I got to Rome Fiumicino airport arrivals hall at about the time the Uruguay-Ghana match was scheduled to end; I heard a radio voice talk about "if this goes to overtime"; I found my way upstairs and with construction going on, through the passageway, and down an elevator at the end, to the airport Hilton. I was checked in, on an award, to a nice room, with air conditioning after dealing with the heat in Paris.
Not sure about the Uruguay-Ghana match, I flipped through and saw it wasn't on the RAI channels, and figured I wouldn't get the satellite channel that was showing it exclusively in Italy. I saw a crawl on CNN saying it was still in overtime; I clicked past the movie channels and found a German channel carrying the match. There I saw the injustice of the flagrant hand ball, Ghana missing the penalty kicks, and losing the shootout.
I slept comfortably, getting up at 7.30 to have breakfast in the terminal rather than pay inflated Hilton prices. Back to the room to check out, and up the elevator to the start of the passageway. Now, around the airport complex, one can usually find luggage carts that can be taken for free. At the start of the passageway by the Hilton, there were carts lined up with a machine, appearing to be official, charging 1 euro for them. When I went to breakfast, there was a man standing around talking to me in English and Italian about the carts; I wasn't sure if he was offering one or asking about them, but I didn't care, since I wasn't carrying anything. Now as I was making the trip with my bags, I claimed a cart, he pulled it out and asked for a euro to him rather than into the slot. I'll take it that it was legitimate; at another point in the passageway, there were carts lined up without an attendant, and there appeared to be a release that was activated from the coin slot.
So I took the passageways to the top level of Terminal 3 (the former C side) and took the elevator down (with a mistaken stop at level 1) from level 2 to level 0, where I could cross to the intercity buses. I found the SULGA bus to Perugia at 10 minutes before its 9 a.m. departure. The bus waited until 9.15, when the driver came around and sold tickets: €21 to Perugia. The bus got to Tiburtina: I called my mother on my cell phone, with a patchy connection, to report on my progress. The bus started on its way; I noted a new lane being built on the A1 near Rome. Only one stop in Deruta, and we arrived at Piazza dei Partigiani at the scheduled 12.45 time. My parents and their friends weren't there; I gave them until 1 before making a phone call. I needed to leave a voice mail message, very patchy. Now this SIM card, which I got for emergencies before getting an Italian card, had next to no time on it, and I went through the process of calling to give credit card information to add $10 to it.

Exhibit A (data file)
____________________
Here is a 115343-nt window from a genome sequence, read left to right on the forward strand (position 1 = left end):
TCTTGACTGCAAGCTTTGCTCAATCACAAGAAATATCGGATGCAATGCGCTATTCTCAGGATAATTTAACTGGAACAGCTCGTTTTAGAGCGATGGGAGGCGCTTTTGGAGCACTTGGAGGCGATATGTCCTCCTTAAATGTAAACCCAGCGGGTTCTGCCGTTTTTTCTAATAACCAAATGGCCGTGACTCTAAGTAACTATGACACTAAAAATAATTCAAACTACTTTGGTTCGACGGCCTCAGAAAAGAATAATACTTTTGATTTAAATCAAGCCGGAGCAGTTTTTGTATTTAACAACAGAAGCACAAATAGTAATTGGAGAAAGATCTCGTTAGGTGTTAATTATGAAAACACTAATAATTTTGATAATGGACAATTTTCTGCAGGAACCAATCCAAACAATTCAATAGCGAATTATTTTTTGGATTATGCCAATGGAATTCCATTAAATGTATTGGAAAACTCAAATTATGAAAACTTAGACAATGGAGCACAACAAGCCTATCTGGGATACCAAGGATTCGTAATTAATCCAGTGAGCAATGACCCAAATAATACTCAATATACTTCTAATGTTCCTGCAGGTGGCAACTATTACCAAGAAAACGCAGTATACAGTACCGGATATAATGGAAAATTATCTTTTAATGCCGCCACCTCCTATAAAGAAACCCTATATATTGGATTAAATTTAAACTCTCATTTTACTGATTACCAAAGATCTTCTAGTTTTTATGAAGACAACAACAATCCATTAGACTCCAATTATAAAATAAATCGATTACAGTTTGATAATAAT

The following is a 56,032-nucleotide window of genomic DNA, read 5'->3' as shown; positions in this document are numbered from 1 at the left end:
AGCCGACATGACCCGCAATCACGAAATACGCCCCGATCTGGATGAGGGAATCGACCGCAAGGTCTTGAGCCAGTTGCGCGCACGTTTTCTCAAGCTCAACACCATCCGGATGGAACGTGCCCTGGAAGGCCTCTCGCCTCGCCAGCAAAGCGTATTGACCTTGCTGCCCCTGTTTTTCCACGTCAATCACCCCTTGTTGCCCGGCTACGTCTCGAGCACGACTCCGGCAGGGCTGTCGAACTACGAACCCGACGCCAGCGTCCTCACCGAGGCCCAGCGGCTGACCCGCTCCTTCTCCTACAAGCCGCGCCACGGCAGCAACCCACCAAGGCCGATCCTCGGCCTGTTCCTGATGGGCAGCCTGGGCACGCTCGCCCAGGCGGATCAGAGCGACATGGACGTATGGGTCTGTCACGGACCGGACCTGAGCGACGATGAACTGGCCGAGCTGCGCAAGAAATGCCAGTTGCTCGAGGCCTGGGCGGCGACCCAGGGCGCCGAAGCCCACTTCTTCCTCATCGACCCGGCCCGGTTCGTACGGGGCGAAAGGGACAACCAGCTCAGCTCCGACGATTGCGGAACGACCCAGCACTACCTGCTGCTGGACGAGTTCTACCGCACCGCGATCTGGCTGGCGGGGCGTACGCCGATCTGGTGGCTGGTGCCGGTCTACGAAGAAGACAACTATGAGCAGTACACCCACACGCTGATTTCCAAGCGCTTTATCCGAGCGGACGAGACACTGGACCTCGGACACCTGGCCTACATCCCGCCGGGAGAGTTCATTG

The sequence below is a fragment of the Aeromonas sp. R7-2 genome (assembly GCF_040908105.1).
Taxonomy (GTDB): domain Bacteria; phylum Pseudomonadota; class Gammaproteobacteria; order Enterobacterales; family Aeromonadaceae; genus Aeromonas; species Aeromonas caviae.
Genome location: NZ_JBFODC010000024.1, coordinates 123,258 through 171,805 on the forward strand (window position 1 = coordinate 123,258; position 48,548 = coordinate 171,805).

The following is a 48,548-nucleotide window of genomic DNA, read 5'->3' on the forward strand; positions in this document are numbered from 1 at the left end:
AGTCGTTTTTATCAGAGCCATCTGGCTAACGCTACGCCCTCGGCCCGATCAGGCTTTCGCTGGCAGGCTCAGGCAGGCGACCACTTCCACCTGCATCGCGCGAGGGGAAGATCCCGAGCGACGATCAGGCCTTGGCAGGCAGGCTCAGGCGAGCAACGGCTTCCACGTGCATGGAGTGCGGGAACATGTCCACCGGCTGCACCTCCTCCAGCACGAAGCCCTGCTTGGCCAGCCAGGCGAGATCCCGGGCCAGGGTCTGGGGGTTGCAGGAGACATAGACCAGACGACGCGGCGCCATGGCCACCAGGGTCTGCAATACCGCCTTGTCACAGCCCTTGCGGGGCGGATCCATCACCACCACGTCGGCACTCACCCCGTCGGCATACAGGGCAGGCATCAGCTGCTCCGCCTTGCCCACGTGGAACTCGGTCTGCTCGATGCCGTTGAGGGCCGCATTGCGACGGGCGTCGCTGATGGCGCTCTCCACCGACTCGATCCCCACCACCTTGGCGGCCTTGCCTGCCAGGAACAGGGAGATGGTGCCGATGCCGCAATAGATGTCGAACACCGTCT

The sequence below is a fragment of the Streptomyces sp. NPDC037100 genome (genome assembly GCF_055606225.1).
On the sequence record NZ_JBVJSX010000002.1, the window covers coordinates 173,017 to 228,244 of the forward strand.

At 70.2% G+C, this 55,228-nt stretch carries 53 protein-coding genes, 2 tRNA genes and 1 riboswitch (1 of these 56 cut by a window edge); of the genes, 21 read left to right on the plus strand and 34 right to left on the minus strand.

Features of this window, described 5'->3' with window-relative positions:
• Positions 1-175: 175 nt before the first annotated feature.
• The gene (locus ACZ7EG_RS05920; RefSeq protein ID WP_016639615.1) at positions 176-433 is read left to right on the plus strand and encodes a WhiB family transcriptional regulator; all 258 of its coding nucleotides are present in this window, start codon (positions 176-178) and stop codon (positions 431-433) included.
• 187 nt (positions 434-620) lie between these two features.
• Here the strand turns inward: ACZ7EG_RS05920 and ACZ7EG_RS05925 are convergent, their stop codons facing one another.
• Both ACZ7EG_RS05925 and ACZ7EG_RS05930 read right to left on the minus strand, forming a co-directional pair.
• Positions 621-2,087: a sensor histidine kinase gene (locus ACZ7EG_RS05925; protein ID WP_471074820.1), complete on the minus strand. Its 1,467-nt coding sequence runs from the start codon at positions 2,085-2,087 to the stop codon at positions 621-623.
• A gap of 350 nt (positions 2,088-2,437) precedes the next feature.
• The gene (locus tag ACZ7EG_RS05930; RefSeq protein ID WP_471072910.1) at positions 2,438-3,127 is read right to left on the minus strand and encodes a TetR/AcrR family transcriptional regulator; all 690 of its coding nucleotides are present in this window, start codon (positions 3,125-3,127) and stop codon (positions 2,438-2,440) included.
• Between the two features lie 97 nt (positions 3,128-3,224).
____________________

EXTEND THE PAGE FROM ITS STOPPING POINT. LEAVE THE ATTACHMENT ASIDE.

Finally my parents turned up, and got me to the pulled-over car where their friends Ken and Lesley were waiting. They'd missed a turn or two on the e-mailed directions I'd sent for the garage beneath the bus stop. They'd gone up to central Perugia, and I fear they'll incur a big ZTL fine.
From where we were, we found a way to the garage, and took the escalators up through the Rocca Paolina to central Perugia, where we had lunch at the Rosetta. Umbricelli with truffles and porcini were a nice welcoming meal. I'd been puzzled about my parents' flight, since I saw that their flight from Boston to JFK was first long delayed, then cancelled. They were rebooked on a flight to LaGuardia, had a surprise when that flight was delayed less than they were led to believe, and bused from LaGuardia to JFK.
We drove on to Umbertide without too much trouble, and settled in. I got an Italian SIM card, but so far they say they need my personal data, which I already gave, so no use from the phone during the weekend. Oh yes, Italy looks great, it's nice to settle in, and I'll have more on that in future posts.